Christie was born into a wealthy upper middle class family in Torquay, Devon, and was largely home-schooled. She was initially an unsuccessful writer with six consecutive rejections, but this changed in 1920 when The Mysterious Affair at Styles, featuring detective Hercule Poirot, was published. Her first husband was Archibald Christie; they married in 1914 and had one child before divorcing in 1928. Following the breakdown of her marriage and the death of her mother in 1926 she made international headlines by going missing for eleven days. During both World Wars, she served in hospital dispensaries, acquiring a thorough knowledge of the poisons that featured in many of her novels, short stories, and plays. Following her marriage to archaeologist Max Mallowan in 1930, she spent several months each year on digs in the Middle East and used her first-hand knowledge of this profession in her fiction.
According to UNESCO's Index Translationum, she remains the most-translated individual author.[1] Her novel And Then There Were None is one of the top-selling books of all time, with approximately 100 million copies sold. Christie's stage play The Mousetrap holds the world record for the longest initial run. It opened at the Ambassadors Theatre in the West End on 25 November 1952, and by September 2018 there had been more than 27,500 performances. The play was temporarily closed in March 2020 because of COVID-19 lockdowns in London before it reopened in May 2021.
In 1955, Christie was the first recipient of the Mystery Writers of America's Grand Master Award. Later that year, Witness for the Prosecution received an Edgar Award for best play. In 2013, she was voted the best crime writer and The Murder of Roger Ackroyd the best crime novel ever by 600 professional novelists of the Crime Writers' Association. In September 2015, And Then There Were None was named the "World's Favourite Christie" in a vote sponsored by the author's estate.[2] Many of Christie's books and short stories have been adapted for television, radio, video games, and graphic novels. More than 30 feature films are based on her work.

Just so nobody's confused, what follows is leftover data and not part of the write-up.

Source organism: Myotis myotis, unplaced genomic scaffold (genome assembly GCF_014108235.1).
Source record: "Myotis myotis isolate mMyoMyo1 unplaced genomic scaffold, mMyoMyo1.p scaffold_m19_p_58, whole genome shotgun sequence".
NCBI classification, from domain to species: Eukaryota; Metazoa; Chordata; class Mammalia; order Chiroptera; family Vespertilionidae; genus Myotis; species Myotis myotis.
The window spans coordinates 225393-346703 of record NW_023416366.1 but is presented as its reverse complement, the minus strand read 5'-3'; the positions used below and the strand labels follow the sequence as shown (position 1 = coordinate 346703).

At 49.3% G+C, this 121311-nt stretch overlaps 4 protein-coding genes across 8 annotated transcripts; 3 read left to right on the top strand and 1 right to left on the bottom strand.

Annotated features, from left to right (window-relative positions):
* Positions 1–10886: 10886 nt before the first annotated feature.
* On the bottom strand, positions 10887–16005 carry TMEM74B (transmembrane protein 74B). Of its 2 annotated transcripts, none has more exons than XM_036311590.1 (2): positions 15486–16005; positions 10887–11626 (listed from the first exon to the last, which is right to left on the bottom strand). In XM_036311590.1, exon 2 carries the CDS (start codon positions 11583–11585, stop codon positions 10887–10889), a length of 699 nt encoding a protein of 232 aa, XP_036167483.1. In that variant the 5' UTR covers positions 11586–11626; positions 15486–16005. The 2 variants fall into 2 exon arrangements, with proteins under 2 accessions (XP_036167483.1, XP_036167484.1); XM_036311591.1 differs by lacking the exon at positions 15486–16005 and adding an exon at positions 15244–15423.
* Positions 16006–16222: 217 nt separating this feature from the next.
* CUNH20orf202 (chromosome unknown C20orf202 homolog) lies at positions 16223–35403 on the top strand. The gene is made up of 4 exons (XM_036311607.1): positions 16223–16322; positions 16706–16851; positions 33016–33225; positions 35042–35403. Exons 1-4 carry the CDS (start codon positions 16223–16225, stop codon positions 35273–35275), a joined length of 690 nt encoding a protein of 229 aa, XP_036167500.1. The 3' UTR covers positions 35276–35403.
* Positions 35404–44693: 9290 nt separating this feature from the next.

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Agatha Mary Clarissa Miller was born on 15 September 1890, into a wealthy upper middle class family in Torquay, Devon. She was the youngest of three children born to Frederick Alvah Miller, "a gentleman of substance",[3] and his wife Clarissa Margaret "Clara" Miller, née Boehmer.[4]: 1–4 [5][6][7]
Christie's mother Clara was born in Dublin in 1854[a] to British Army officer Frederick Boehmer[10] and his wife Mary Ann Boehmer née West. Boehmer died in Jersey in 1863,[b] leaving his widow to raise Clara and her brothers on a meagre income.[11][14]: 10  Two weeks after Boehmer's death, Mary's sister Margaret West married widowed dry goods merchant Nathaniel Frary Miller, a US citizen.[15] To assist Mary financially, they agreed to foster nine-year-old Clara; the family settled in Timperley, Cheshire.[16] Margaret and Nathaniel had no children together, but Nathaniel had a 17-year-old son, Fred Miller, from his previous marriage. Fred was born in New York City and travelled extensively after leaving his Swiss boarding school.[14]: 12  He and Clara were married in London in 1878.[4]: 2–5 [5] Their first child, Margaret Frary ("Madge"), was born in Torquay in 1879.[4]: 6 [17] The second, Louis Montant ("Monty"), was born in Morristown, New Jersey, in 1880,[18] while the family was on an extended visit to the United States.[12]: 7 
When Fred's father died in 1869,[19] he left Clara £2,000 (approximately equivalent to £200,000 in 2021); in 1881 they used this to buy the leasehold of a villa in Torquay named Ashfield.[20][21] It was here that their third and last child, Agatha, was born in 1890.[4]: 6–7 [7] She described her childhood as "very happy".[12]: 3  The Millers lived mainly in Devon but often visited her step-grandmother/great-aunt Margaret Miller in Ealing and maternal grandmother Mary Boehmer in Bayswater.[12]: 26–31  A year was spent abroad with her family, in the French Pyrenees, Paris, Dinard, and Guernsey.[4]: 15, 24–25  Because her siblings were so much older, and there were few children in their neighbourhood, Christie spent much of her time playing alone with her pets and imaginary companions.[12]: 9–10, 86–88  She eventually made friends with other girls in Torquay, noting that "one of the highlights of my existence" was her appearance with them in a youth production of Gilbert and Sullivan's The Yeomen of the Guard, in which she played the hero, Colonel Fairfax.[4]: 23–27